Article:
A study recently published in Diabetes Care has shown that exercise may be the best way
to improve heart function in adults with type 2 diabetes – but a specialized diet can
reverse the condition.
Heart failure is a common complication of diabetes, and signs of future trouble can show
up as changes to heart function in younger adults. Investigators compared the impact of
supervised aerobic exercise and a low-energy meal replacement program on heart function
in 87 patients ages 18 to 65 with the disease. Participants underwent echocardiography
and magnetic resonance imaging to confirm early heart dysfunction, and exercise tests to
measure cardiovascular fitness. This study which is a prospective, randomized, open-label,
blinded end point trial with nested case-control study. Asymptomatic younger adults with
T2D were randomized 1:1:1 to a 12-week intervention of 1) routine care, 2) supervised
aerobic exercise training, or 3) a low-energy (∼810 kcal/day) MRP. Participants underwent
echocardiography, cardiopulmonary exercise testing, and cardiac magnetic resonance (CMR)
at baseline and 12 weeks. The primary outcome was change in left ventricular (LV) peak
early diastolic strain rate (PEDSR) as measured by CMR. Healthy volunteers were enrolled
for baseline case-control comparison.
Eighty-seven participants with T2D (age 51 ± 7 years, HbA1c 7.3 ± 1.1%) and 36 matched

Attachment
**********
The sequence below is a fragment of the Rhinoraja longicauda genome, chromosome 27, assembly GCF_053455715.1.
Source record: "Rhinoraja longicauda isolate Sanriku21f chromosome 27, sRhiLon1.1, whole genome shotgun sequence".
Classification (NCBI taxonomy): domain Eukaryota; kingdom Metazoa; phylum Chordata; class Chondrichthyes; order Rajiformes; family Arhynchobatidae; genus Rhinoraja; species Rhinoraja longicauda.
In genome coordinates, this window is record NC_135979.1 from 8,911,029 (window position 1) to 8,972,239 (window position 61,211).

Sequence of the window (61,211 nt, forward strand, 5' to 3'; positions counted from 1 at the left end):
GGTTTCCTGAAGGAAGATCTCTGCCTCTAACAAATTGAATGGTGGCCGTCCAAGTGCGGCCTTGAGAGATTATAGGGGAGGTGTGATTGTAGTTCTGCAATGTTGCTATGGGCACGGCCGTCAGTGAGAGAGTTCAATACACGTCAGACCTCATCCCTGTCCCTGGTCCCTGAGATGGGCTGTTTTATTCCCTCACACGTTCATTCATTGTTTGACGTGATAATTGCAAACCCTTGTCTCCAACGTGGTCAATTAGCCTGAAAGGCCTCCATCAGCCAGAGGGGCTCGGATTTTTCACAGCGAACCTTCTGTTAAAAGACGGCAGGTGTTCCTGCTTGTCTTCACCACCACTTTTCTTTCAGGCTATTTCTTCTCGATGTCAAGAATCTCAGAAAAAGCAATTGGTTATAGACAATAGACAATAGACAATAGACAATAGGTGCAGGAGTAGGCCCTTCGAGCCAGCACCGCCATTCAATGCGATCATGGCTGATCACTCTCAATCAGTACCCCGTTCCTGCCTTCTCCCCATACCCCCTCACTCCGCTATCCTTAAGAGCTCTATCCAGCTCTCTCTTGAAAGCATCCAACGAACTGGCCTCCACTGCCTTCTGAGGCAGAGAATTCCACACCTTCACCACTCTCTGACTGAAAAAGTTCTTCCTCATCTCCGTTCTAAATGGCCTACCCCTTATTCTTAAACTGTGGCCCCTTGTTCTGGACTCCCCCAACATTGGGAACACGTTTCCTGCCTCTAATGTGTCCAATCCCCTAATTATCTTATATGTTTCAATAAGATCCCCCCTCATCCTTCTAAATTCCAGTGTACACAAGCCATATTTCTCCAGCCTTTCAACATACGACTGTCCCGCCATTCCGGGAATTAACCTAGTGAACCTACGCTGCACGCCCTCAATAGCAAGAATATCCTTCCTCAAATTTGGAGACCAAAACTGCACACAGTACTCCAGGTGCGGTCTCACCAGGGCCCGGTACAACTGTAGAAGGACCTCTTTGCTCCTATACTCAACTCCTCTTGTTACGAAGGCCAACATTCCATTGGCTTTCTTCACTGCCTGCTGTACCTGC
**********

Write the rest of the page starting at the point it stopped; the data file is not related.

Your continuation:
control participants were included. At baseline, those with T2D had evidence of diastolic
dysfunction (PEDSR 1.01 ± 0.19 vs. 1.10 ± 0.16 s−1, P = 0.02) compared with control participants.
Seventy-six participants with T2D completed the trial (30 routine care, 22 exercise, and
24 MRP). The MRP arm lost 13 kg in weight and had improved blood pressure, glycemia, LV
mass/volume, and aortic stiffness. The exercise arm had negligible weight loss but increased
exercise capacity. PEDSR increased in the exercise arm versus routine care (β = 0.132, P = 0.002)
but did not improve with the MRP (β = 0.016, P = 0.731).
Significant improvements in heart function were found in exercise program participants when
compared with a control group. These patients also had an increase in exercise capacity. In
contrast, the low energy diet did not improve heart function, but the intervention certainly
was not a total loss. Patients in the diet group not only had “favorable” changes to heart
structure and vascular function, but 83% in this cohort experienced a reversal of their diabetes,
reported Prof. Gerry McCann, from the University of Leicester, United Kingdom.